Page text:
We are all reading lots of column inches on how AI will impact our lives and much of the focus is around autonomous vehicles. Fortunately there hasn’t been that much on autonomous aircraft and, for now at least, I personally find that reassuring.
So whats the medium term impact of AI for the traveller? Certainly some of it will be around automated assistance – chatbots that handle simpler natural language based interactions with travellers at probably any stage of the journey. These already exist and can handle core traveller questions but they have an escalation route to their human counterpart.
Is that it? Well, the short answer is not by a long chalk. AI is often thought of as being about making smarter decisions and that may be true but I tend to take the view that it’s actually more about making good decisions a lot more quickly and most importantly in an automated manner.
So how does that impact the traveller? It actually means that any time a traveller asks a question from their travel company, that decision could now being taken by an AI driven system that is evaluating lots of data to make a much more personalised on-the-spot decision whereas previously the outcome might very well have been simply predetermined by some fixed rule.
Take ‘dynamic’ pricing of airline tickets as an example. The objective is to maximise the overall revenue for the flight. A classical approach might be to have a set of price buckets pre-configured so that as one ‘bucket’ of seats sells out the next higher priced bucket become available. I can easily picture the “only 2 seats left at this price” messaging. If the higher price bucket fails to sell and the flight departure date is getting close the pricing system may need to switch back to the lower priced bucket to encourage bookings. Revenue Management systems apply complex algorithms to advise Revenue Manager across thousands of products/buckets. Be in no doubt, this works but, if we are honest, this is quite clunky – it is effectively the same old seat-on-the-plane product at the best price the market will bear. The rest of the flight booking process is then followed up with the up-sell offer of ancillaries.
AI has the potential to change this quite substantially. By considering a much wider range of input data sources, much of it relating to the traveller themselves, an AI system can automate the customer-centric offer and pricing strategy. By that, I mean an AI based pricing system will be evaluating each flight search based on the surprisingly significant amount of information it has available at the time of the search. In addition to wider market and recent booking history date, there is lots of information about when the traveller is planning to depart, what day of the week it is, approximate time for departure, how long they are staying, is there a weekend involved, who are they are travelling with etc as well as how far ahead they are looking. All of this information can be captured and fed into a AI system so that it can make an automated decision about where the individual is in their decision making process along with what to offer and at what price. The number of potential product offers (including relevant ancillaries now bundled upfront) and price combinations will actually be very large but the AI system will make the best on-the-spot offer. The marketing blurb supplied with the now customised offer will also vary in its content and emphasis. This is all about the right product at the right time at the right price.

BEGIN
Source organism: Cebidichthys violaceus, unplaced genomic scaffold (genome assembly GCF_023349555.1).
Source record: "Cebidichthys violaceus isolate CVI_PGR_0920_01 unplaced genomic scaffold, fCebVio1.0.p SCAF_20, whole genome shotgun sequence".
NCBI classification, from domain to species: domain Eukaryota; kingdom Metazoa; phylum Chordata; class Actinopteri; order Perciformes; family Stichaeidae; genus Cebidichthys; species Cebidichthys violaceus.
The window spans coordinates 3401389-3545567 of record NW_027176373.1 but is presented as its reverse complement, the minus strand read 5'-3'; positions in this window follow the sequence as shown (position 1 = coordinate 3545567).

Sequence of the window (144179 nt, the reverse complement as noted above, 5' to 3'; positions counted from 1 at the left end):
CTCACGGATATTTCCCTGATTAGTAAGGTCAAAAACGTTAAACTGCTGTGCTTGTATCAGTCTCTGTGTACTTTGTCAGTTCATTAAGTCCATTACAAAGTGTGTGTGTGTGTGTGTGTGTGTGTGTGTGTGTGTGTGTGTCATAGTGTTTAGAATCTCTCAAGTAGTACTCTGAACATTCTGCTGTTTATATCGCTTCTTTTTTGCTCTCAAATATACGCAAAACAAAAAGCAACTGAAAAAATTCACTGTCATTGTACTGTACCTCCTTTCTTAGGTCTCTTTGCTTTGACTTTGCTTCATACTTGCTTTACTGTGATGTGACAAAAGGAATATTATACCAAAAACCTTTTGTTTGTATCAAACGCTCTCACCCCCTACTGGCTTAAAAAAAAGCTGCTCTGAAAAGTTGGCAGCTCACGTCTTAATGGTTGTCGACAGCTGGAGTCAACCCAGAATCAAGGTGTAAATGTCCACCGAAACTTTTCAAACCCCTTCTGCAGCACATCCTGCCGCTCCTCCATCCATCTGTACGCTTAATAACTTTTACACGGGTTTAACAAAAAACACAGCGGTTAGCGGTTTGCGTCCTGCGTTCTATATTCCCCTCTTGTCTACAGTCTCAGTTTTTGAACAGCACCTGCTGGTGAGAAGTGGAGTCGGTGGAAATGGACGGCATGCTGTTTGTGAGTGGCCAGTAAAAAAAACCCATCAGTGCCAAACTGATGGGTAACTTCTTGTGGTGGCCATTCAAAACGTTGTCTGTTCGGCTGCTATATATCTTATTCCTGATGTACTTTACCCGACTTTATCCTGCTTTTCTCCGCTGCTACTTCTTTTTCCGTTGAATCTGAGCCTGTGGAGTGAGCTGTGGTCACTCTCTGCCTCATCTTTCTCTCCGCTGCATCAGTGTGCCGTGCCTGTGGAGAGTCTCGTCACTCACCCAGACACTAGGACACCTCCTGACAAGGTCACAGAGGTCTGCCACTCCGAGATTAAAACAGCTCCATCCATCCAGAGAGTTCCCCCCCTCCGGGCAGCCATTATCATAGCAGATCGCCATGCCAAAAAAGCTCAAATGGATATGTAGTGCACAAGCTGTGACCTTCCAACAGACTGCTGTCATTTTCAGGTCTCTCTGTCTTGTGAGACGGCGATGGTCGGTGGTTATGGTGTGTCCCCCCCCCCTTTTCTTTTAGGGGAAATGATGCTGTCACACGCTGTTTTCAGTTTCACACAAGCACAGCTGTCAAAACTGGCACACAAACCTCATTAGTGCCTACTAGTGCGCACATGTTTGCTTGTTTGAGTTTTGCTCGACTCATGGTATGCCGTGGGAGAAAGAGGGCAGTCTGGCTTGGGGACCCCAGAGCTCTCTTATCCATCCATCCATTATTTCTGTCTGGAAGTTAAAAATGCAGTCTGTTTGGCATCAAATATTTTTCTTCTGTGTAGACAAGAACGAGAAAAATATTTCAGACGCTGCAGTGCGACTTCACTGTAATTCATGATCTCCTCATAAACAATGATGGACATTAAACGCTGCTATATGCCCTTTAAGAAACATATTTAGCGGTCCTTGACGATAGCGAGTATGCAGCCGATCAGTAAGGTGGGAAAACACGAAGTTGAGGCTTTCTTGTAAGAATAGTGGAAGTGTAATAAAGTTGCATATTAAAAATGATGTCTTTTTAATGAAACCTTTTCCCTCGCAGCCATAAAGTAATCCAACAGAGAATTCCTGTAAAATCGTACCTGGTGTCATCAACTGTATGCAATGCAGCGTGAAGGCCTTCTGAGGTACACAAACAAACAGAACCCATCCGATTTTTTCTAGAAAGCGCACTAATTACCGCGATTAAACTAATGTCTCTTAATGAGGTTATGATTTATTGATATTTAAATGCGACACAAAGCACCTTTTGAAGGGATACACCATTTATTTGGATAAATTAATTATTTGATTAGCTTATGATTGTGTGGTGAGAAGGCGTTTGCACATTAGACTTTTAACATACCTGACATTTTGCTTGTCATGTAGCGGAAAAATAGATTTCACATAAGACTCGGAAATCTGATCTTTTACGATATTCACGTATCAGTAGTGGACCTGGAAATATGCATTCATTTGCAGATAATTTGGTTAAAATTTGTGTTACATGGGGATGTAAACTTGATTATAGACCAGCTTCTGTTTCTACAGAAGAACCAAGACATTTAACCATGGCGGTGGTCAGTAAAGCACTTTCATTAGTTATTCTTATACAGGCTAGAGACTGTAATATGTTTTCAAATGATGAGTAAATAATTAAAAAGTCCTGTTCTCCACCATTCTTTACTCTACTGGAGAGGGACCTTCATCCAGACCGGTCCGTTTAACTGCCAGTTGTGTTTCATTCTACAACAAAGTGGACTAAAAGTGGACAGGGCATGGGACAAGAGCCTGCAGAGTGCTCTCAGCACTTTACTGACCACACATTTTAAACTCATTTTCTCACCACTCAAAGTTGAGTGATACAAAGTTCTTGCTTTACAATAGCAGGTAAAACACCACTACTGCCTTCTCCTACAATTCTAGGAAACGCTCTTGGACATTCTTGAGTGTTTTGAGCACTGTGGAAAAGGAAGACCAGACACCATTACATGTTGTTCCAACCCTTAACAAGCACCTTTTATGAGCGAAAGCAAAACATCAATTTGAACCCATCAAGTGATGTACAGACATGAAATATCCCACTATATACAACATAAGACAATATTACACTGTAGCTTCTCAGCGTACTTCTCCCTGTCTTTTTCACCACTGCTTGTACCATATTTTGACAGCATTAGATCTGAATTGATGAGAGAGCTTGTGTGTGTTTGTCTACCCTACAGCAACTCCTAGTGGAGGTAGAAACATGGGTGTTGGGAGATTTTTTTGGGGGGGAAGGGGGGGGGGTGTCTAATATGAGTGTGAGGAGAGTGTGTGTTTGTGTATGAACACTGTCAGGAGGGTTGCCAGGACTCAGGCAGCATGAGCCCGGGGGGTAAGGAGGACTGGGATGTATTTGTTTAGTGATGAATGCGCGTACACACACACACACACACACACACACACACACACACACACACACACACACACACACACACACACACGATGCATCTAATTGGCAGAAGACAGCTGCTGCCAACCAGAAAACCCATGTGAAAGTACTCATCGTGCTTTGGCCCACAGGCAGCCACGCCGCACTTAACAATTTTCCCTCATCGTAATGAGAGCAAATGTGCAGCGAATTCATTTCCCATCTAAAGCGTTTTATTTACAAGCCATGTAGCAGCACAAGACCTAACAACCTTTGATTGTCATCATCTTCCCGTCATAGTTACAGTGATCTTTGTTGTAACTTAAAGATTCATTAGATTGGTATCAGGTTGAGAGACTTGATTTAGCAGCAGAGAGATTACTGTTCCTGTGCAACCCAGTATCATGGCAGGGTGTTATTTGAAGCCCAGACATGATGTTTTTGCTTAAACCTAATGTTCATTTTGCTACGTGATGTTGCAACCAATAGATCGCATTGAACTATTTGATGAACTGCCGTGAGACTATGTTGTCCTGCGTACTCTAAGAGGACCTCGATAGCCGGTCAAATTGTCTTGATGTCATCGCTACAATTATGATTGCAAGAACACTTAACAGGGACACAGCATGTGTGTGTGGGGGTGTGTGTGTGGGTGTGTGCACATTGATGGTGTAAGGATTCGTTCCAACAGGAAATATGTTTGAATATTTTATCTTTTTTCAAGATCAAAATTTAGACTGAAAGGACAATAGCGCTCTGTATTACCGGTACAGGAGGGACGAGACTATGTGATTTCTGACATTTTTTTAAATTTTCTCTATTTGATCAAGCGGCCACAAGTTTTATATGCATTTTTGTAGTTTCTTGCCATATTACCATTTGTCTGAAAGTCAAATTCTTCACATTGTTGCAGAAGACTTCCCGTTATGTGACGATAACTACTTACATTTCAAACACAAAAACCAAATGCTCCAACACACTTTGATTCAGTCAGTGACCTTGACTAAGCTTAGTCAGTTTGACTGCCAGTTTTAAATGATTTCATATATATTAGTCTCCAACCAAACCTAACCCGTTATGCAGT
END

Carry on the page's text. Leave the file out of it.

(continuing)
Sounds like a plan? I can absolutely believe that AI will be a key factor to the airline success not just in revenue but also in relevance and loyalty.
Are there any challenges? AI is only as good as the input data it has available. Capture and processing of the data is key. The good news is that IATA’s NDC messaging standard for airline searches/bookings has opened the door to not only accessing the relevant data for AI but also enabling truly on-the-spot dynamic product/pricing offers to be made.
I think we can all expect our travel planning and booking to be significantly impacted by AI and that is just in the short to medium term.
Triometric has recently launched Trio Data Engine, a real-time XML data processing component that can extract and process relevant NDC data at scale for feeding into a wide range of systems. That includes AI driven processes.